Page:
Host utilization of Chinese Privet (Lamiales: Oleaceae) and host choice by Leptoypha mutica (Hemiptera: Tingidae)

  • Authors: Kalina, J.; Braman, S.K.; Hanula, J.L.
  • Publication Year: 2017
  • Publication Series: Scientific Journal (JRNL)
  • Source: Journal of Entomological Science
  • DOI: 10.18474/jes16-27.1

Abstract

Exotic  lace  bugs  (Hemiptera:  Tingidae)  have  previously  been  evaluated  for potential biocontrol of pervasive, exotic Chinese privet, Ligustrum sinense Lour. This study was conducted to determine if a native lace bug, Leptoypha mutica Say, could utilize Chinese privet and to determine the lace bug’s preferred host plant. A no-choice test determined the lace bug’s acceptance and utilization of three plant hosts: fringe tree (Chionanthus virginicus L.),  swamp privet  (Foresteria  acuminata  Michx),  and  Chinese  privet,  based  on  frass production, oviposition, and survival of lace bugs. Choice tests in the laboratory and the field evaluated lace bug preference among swamp privet, Chinese privet, and green ash (Fraxinus pennsylvanica Marsh).  All plant hosts supported the lace bugs in laboratory assays, but fewer eggs were produced on Chinese privet. Green ash was the most preferred while Chinese and swamp privet were equally preferred. These laboratory results were consistent with a field choice test and field observations. Chinese privet is a suitable host for Le. mutica, but not an optimal host, suggesting that host switching to Li. sinense by this lace bug is unlikely.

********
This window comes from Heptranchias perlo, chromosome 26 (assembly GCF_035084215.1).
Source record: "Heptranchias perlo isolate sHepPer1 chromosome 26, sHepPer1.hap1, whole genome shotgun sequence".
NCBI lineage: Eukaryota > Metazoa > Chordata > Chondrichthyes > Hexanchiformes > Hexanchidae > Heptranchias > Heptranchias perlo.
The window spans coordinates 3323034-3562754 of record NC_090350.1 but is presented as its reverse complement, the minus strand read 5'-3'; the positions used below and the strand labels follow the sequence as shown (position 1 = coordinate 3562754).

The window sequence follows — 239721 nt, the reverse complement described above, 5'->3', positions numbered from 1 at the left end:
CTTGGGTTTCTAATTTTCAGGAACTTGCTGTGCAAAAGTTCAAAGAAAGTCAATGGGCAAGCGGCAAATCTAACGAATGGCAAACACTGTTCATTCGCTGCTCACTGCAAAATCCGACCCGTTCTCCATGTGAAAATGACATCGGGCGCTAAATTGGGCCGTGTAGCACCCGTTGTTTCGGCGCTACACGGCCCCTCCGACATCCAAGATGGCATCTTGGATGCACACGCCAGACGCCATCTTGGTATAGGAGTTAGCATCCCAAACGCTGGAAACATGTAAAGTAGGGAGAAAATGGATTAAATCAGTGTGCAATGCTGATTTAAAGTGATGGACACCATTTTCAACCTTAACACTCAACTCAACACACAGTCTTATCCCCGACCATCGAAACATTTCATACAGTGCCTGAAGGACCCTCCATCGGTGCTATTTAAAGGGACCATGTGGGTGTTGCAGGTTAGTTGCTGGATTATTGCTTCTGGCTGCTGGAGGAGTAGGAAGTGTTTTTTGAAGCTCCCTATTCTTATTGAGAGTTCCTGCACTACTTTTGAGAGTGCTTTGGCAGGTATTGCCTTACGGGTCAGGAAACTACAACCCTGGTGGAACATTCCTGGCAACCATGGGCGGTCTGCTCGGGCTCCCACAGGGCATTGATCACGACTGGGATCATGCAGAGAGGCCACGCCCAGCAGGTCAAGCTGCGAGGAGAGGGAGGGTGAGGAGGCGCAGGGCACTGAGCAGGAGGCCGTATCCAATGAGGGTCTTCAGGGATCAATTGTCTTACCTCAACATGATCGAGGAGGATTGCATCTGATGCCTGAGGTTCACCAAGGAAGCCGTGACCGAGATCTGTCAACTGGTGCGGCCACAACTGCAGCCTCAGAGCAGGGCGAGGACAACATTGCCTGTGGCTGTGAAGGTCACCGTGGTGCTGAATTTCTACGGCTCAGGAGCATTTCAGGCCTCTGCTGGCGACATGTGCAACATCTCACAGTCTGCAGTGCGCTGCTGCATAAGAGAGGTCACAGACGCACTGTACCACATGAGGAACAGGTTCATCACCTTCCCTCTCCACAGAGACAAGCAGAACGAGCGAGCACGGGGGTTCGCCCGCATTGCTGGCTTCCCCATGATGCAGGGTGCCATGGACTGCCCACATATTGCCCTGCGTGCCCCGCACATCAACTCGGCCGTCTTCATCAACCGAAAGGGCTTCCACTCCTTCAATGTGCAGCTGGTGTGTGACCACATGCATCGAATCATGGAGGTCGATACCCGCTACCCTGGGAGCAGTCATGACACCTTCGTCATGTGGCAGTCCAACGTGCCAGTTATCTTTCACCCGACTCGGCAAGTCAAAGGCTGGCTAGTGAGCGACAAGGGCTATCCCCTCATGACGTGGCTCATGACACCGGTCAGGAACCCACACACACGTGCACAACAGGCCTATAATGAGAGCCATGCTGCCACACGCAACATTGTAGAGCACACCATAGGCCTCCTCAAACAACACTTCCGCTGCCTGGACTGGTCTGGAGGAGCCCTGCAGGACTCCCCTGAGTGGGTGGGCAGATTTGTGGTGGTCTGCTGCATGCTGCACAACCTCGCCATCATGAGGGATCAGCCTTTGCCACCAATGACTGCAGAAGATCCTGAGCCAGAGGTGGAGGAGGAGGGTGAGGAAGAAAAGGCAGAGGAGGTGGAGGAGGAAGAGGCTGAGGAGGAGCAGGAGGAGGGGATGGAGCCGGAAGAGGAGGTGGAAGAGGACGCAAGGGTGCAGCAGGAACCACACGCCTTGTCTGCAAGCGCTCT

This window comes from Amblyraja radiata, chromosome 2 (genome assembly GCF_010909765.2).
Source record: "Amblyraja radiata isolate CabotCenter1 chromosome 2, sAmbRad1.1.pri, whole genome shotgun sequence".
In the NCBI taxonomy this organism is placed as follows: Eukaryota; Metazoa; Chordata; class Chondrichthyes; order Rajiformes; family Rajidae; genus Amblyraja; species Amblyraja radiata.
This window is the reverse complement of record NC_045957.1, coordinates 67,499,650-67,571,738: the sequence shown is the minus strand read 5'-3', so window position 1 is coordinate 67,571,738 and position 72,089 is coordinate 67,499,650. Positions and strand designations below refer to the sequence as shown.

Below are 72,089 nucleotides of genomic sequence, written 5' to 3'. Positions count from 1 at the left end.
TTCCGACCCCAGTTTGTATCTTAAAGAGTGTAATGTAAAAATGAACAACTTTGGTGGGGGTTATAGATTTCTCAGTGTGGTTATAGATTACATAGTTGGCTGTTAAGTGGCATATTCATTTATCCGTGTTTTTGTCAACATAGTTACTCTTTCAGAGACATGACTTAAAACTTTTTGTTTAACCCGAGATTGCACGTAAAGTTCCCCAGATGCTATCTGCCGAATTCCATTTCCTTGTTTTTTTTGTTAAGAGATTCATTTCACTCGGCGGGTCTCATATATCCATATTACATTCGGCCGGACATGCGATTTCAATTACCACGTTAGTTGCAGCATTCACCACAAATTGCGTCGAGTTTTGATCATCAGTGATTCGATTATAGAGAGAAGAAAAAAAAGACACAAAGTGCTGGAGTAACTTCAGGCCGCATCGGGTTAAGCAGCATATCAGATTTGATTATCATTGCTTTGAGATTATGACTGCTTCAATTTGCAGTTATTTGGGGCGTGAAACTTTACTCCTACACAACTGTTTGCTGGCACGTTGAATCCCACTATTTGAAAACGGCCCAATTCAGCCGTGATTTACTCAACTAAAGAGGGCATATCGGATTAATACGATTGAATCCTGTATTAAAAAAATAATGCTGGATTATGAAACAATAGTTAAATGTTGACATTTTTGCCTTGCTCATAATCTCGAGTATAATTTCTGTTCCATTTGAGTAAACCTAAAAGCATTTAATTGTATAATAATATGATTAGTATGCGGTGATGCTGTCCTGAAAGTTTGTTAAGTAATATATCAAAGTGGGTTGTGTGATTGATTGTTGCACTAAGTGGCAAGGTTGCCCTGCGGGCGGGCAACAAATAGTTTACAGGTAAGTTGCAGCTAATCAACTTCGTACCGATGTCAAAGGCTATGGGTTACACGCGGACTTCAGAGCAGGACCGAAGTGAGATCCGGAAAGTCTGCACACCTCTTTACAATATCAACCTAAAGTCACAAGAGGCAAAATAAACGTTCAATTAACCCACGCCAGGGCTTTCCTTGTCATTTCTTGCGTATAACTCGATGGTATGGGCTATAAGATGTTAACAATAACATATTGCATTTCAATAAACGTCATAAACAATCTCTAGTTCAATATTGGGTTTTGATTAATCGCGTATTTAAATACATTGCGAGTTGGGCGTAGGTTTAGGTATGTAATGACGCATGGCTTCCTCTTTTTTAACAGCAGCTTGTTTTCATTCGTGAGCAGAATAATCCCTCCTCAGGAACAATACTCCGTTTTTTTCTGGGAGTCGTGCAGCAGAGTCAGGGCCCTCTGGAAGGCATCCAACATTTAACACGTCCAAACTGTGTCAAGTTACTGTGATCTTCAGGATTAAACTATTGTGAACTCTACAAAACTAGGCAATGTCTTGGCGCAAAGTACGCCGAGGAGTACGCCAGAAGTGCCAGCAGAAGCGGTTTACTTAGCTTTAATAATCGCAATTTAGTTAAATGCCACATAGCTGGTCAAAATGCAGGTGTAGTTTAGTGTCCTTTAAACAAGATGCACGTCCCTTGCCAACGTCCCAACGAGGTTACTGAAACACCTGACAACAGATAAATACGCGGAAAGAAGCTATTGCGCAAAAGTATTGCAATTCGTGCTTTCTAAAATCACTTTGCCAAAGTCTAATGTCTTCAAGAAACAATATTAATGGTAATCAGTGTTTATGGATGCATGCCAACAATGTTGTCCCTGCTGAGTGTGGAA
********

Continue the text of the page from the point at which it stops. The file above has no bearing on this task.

• Citation: Kalina, J.; Braman, S.K.; Hanula, J.L. 2017. Host utilization of Chinese Privet (Lamiales: Oleaceae) and host choice by Leptoypha mutica (Hemiptera: Tingidae) . Journal of Entomological Science. 52(2): 141-153. https://doi.org/10.18474/jes16-27.1.
  • Keywords: Leptoypha mutica, Ligustrum sinense, Chinese privet, biological control, host study
  • Posted Date: August 1, 2018
  • Modified Date: August 13, 2018
  • Print Publications Are No Longer Available

    In an ongoing effort to be fiscally responsible, the Southern Research Station (SRS) will no longer produce and distribute hard copies of our publications. Many SRS publications are available at cost via the Government Printing Office (GPO). Electronic versions of publications may be downloaded, printed, and distributed.

    Publication Notes

    • This article was written and prepared by U.S. Government employees on official time, and is therefore in the public domain.
    • Our online publications are scanned and captured using Adobe Acrobat. During the capture process some typographical errors may occur. Please contact the SRS webmaster if you notice any errors which make this publication unusable.
    • To view this article, download the latest version of Adobe Acrobat Reader.